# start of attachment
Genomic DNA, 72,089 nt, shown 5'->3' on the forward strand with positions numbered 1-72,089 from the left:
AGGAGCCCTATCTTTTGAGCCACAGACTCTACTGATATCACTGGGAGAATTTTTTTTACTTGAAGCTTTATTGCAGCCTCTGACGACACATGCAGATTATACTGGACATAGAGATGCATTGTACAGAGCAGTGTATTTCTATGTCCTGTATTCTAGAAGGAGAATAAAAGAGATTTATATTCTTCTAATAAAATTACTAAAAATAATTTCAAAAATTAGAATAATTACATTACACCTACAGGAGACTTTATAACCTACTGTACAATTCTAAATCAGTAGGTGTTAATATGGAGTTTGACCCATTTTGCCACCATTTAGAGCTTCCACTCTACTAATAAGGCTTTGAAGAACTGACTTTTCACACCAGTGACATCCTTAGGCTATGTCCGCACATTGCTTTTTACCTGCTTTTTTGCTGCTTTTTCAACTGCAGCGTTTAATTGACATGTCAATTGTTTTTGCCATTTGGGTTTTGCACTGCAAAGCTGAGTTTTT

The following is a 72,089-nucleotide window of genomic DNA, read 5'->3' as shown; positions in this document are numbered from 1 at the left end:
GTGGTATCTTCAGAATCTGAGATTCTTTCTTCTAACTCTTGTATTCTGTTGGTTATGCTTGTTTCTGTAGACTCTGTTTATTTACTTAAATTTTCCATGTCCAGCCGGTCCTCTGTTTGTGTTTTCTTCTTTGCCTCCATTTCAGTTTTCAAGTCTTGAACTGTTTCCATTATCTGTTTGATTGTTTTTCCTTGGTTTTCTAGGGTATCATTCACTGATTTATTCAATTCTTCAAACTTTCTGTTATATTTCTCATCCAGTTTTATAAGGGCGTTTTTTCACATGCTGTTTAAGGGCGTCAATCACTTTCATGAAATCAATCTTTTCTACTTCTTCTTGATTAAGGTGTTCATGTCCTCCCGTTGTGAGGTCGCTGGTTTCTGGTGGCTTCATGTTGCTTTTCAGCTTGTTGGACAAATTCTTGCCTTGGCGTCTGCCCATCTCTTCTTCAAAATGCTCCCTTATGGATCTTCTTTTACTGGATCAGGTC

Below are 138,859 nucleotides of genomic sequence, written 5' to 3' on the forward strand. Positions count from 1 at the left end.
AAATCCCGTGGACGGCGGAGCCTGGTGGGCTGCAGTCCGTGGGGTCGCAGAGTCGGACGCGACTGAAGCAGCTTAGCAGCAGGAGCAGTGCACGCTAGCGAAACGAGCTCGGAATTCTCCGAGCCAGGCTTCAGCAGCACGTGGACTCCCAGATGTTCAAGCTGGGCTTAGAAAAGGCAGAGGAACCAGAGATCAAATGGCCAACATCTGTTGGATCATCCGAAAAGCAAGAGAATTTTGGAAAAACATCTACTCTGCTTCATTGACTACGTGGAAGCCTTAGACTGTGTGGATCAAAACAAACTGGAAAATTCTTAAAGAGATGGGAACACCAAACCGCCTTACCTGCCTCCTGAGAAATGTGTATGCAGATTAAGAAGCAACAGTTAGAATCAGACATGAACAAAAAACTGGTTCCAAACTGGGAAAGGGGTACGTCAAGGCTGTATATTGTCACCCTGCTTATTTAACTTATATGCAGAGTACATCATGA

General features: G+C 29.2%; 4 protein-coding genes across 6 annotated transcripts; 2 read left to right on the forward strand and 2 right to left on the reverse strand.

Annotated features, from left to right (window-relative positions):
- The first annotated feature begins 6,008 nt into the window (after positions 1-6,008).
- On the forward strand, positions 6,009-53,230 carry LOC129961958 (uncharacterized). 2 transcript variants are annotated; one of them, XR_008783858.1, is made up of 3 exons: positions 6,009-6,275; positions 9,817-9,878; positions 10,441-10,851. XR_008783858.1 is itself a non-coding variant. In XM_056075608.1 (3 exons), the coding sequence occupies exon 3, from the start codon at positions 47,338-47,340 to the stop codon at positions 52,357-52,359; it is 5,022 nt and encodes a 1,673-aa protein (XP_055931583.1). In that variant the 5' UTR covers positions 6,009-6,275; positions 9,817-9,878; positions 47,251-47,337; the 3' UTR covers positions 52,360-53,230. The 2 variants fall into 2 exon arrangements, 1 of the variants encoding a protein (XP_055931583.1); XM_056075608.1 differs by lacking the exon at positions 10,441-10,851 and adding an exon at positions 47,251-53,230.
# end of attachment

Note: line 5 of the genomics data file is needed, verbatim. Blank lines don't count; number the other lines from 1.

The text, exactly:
Below are 138,859 nucleotides of genomic sequence, written 5' to 3' on the forward strand. Positions count from 1 at the left end.